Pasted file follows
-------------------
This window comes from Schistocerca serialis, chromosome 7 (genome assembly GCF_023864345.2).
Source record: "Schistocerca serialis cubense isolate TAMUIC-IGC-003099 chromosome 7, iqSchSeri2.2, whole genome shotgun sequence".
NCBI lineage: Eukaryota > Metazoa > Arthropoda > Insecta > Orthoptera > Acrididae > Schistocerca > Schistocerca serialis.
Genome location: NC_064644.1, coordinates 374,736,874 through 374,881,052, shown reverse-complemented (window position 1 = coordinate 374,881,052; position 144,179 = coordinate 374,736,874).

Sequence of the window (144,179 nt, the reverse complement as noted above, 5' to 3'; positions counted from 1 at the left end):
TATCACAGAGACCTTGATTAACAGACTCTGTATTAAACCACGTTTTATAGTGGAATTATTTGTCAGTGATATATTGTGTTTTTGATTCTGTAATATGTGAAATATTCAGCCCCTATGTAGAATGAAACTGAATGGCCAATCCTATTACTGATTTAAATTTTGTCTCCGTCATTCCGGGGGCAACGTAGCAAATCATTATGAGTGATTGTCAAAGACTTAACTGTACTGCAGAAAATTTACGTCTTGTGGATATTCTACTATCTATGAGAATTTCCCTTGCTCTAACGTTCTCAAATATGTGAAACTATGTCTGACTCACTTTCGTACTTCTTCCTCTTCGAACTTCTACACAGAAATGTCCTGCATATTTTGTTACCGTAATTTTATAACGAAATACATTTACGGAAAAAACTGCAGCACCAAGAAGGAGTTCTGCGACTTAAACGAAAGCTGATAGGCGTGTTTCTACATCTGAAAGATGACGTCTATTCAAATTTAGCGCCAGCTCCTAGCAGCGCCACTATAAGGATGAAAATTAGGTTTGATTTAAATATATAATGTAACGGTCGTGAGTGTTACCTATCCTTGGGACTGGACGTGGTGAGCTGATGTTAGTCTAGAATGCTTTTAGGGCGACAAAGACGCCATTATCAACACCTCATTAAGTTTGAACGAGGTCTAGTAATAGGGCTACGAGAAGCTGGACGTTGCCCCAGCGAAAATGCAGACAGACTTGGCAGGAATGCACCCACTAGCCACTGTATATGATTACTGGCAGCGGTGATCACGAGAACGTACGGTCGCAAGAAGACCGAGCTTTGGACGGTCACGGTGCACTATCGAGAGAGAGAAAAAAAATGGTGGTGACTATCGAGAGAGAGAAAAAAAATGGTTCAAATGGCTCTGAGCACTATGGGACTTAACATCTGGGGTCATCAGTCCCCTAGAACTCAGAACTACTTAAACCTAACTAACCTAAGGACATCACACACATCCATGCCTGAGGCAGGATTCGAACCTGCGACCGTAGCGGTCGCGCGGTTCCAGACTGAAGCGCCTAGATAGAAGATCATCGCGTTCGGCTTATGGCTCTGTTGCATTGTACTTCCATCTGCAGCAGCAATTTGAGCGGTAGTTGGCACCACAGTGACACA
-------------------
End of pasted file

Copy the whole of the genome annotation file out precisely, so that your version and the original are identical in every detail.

This window comes from Schistocerca serialis, chromosome 7 (genome assembly GCF_023864345.2).
Source record: "Schistocerca serialis cubense isolate TAMUIC-IGC-003099 chromosome 7, iqSchSeri2.2, whole genome shotgun sequence".
NCBI lineage: Eukaryota > Metazoa > Arthropoda > Insecta > Orthoptera > Acrididae > Schistocerca > Schistocerca serialis.
Genome location: NC_064644.1, coordinates 374,736,874 through 374,881,052, shown reverse-complemented (window position 1 = coordinate 374,881,052; position 144,179 = coordinate 374,736,874).

Sequence of the window (144,179 nt, the reverse complement as noted above, 5' to 3'; positions counted from 1 at the left end):
TATCACAGAGACCTTGATTAACAGACTCTGTATTAAACCACGTTTTATAGTGGAATTATTTGTCAGTGATATATTGTGTTTTTGATTCTGTAATATGTGAAATATTCAGCCCCTATGTAGAATGAAACTGAATGGCCAATCCTATTACTGATTTAAATTTTGTCTCCGTCATTCCGGGGGCAACGTAGCAAATCATTATGAGTGATTGTCAAAGACTTAACTGTACTGCAGAAAATTTACGTCTTGTGGATATTCTACTATCTATGAGAATTTCCCTTGCTCTAACGTTCTCAAATATGTGAAACTATGTCTGACTCACTTTCGTACTTCTTCCTCTTCGAACTTCTACACAGAAATGTCCTGCATATTTTGTTACCGTAATTTTATAACGAAATACATTTACGGAAAAAACTGCAGCACCAAGAAGGAGTTCTGCGACTTAAACGAAAGCTGATAGGCGTGTTTCTACATCTGAAAGATGACGTCTATTCAAATTTAGCGCCAGCTCCTAGCAGCGCCACTATAAGGATGAAAATTAGGTTTGATTTAAATATATAATGTAACGGTCGTGAGTGTTACCTATCCTTGGGACTGGACGTGGTGAGCTGATGTTAGTCTAGAATGCTTTTAGGGCGACAAAGACGCCATTATCAACACCTCATTAAGTTTGAACGAGGTCTAGTAATAGGGCTACGAGAAGCTGGACGTTGCCCCAGCGAAAATGCAGACAGACTTGGCAGGAATGCACCCACTAGCCACTGTATATGATTACTGGCAGCGGTGATCACGAGAACGTACGGTCGCAAGAAGACCGAGCTTTGGACGGTCACGGTGCACTATCGAGAGAGAGAAAAAAAATGGTGGTGACTATCGAGAGAGAGAAAAAAAATGGTTCAAATGGCTCTGAGCACTATGGGACTTAACATCTGGGGTCATCAGTCCCCTAGAACTCAGAACTACTTAAACCTAACTAACCTAAGGACATCACACACATCCATGCCTGAGGCAGGATTCGAACCTGCGACCGTAGCGGTCGCGCGGTTCCAGACTGAAGCGCCTAGATAGAAGATCATCGCGTTCGGCTTATGGCTCTGTTGCATTGTACTTCCATCTGCAGCAGCAATTTGAGCGGTAGTTGGCACCACAGTGACACA